Education Travel



“We should not teach children the sciences but give them a taste for them”- Jean Jacques Rosseau.

We had read great reviews about the Phillip and Patricia Frost Museum of Science, but our visit exceeded all our expectations.

The Museum is located in Downtown Miami close to Miami’s Arts and Entertainment District (which includes the Pérez Art Museum Miami and the Adrienne Arsht Center for the Performing Arts).

The Museum is accessible by public transportation, Metromover, bike and car (just have in mind that the onsite parking is expensive)

Frost Science is divided into four distinct buildings: the Aquarium, the Frost Planetarium, and the North and Left Wings. The Museum opens daily, 365 days a year, from 9.30 am to 5.30 pm. We decided to go really early for smaller crowds (you can also purchase online the tickets to avoid lines).

The museum is completely bilingual in Spanish and English and also is half outdoors and half indoors, so it is a great option for warm or rainy days.


We started our visit from the top floor where there’s an outdoor terrace with a stunning 360-degree view of the Miami skyline. The view of the city and ocean is breathtaking!


Then we dedicated the first hours to the three-level Aquarium, that carries you from the surface to the depths of South Florida’s aquatic ecosystems. The Aquarium is truly impressive and without any doubt, it was the highlight of our visit.

The Aquarium building works on 3 different levels: The Vista, the Dive, and the Deep.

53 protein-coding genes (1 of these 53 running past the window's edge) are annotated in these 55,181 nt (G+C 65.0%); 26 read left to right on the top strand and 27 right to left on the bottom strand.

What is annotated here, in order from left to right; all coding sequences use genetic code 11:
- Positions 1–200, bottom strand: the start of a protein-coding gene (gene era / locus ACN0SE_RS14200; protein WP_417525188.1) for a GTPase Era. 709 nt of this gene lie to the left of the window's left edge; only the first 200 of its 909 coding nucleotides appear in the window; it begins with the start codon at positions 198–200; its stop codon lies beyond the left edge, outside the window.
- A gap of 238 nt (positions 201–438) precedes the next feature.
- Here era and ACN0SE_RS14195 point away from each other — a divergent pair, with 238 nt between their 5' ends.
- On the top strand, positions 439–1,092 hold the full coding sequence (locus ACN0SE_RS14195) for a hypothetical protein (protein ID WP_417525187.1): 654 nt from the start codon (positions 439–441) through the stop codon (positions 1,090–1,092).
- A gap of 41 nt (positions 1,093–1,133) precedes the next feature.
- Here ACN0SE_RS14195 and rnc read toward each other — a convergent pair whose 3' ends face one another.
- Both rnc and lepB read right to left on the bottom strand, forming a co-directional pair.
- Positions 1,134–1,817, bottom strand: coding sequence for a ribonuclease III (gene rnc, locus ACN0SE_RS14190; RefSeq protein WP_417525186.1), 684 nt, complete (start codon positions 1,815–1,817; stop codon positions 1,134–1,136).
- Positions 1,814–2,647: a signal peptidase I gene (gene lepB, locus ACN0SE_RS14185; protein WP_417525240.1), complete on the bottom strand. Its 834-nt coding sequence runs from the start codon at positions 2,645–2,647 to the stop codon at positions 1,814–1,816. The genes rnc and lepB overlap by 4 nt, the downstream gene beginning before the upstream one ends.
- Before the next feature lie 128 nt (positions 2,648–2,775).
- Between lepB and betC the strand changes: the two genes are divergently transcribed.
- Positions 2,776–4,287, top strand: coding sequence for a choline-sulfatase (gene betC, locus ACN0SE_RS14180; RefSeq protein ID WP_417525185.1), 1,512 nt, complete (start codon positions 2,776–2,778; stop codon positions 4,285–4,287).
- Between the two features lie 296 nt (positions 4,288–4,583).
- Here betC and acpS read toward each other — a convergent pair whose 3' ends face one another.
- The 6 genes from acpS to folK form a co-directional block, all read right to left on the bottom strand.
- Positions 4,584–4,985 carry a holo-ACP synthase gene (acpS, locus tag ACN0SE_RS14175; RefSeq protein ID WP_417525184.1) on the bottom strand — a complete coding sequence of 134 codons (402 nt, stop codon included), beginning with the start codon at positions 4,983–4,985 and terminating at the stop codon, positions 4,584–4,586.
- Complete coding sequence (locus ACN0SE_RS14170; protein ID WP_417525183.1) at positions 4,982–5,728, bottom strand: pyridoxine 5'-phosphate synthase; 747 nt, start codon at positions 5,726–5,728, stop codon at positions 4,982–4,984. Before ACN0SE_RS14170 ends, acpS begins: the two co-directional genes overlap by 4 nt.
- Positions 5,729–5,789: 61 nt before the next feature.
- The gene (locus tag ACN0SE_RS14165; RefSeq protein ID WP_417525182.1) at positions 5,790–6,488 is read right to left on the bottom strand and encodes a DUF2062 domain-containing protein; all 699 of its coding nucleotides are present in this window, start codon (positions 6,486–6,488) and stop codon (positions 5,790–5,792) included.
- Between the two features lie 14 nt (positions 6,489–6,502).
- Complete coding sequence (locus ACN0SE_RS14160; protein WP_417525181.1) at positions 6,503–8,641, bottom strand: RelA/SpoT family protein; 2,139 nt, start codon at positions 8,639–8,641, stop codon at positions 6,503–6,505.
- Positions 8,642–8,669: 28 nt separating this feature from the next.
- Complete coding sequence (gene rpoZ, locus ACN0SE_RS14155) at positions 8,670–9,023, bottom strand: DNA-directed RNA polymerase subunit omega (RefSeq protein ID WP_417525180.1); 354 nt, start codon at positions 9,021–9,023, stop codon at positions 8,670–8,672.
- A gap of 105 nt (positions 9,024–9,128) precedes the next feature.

The Vista: this is the top level where you travel the vibrant surface of different habitats such as the Gulf Stream, Mangrove Forests, and Everglades. My kids’ favorite part was the stingray touch tank. This top floor has also an aviary, some poisonous snakes, and an outdoor Everglades exhibit.




The Dive: you descend into the underwater world with nearly 30 aquariums and interactive vessels. We enjoyed the jellyfish tanks and coral aquariums.


The Deep: this is the lower level where you can have an interactive experience about the vast depths of the Gulf Stream. The end of the Aquarium journey is a 31-foot oculus lens forming the bottom of the Gulf Stream Aquarium.


We had lunch in the lower floor cafeteria (the food was quite overpriced) and then we headed to the 250-seat Frost Planetarium. (Tip: you should arrive at least 15 minutes early for your scheduled showtime to get seated).

The Frost Planetarium is one of the most advanced in the USA and takes you on a visual trip to outer space. The Planetarium runs different shows and we decided to see Dynamic Earth (a 24 min production narrated by Liam Neeson), that explores the Earth’s climate system. It is a great production worth seeing that helps children (and adults) understand the great impact of climate change on our planet.


At the Batchelor Foundation Gallery, we visited the exhibition “Feathers to the Stars”, that carries you through the amazing story of how ancient evolution gave birth to animal flight, how humans used imagination and engineering to get airborne and how outer space is the next frontier.

A huge model dinosaur greets you in this big room where there are many kid-friendly exhibits.

We spent the last hours of our visit at MeLaβ, located in the Baptist Health South Florida Gallery, where children can explore the amazing ways our body and mind work together.

There are five interactive zones (eat, move, relax, connect and learn) where children become the experiment, run simulations, challenge their brain, stop a virus, solve puzzles and test their senses.

My kids love the interactive and colorful dance fool where they could discover how many calories are burnt off with each step. I loved that it teaches children the importance of eating five serving of fruits and vegetables per day.

The Frost Science Museum is extremely interesting and a must go place in Miami!
For more information, you can visit the Museum’s website:


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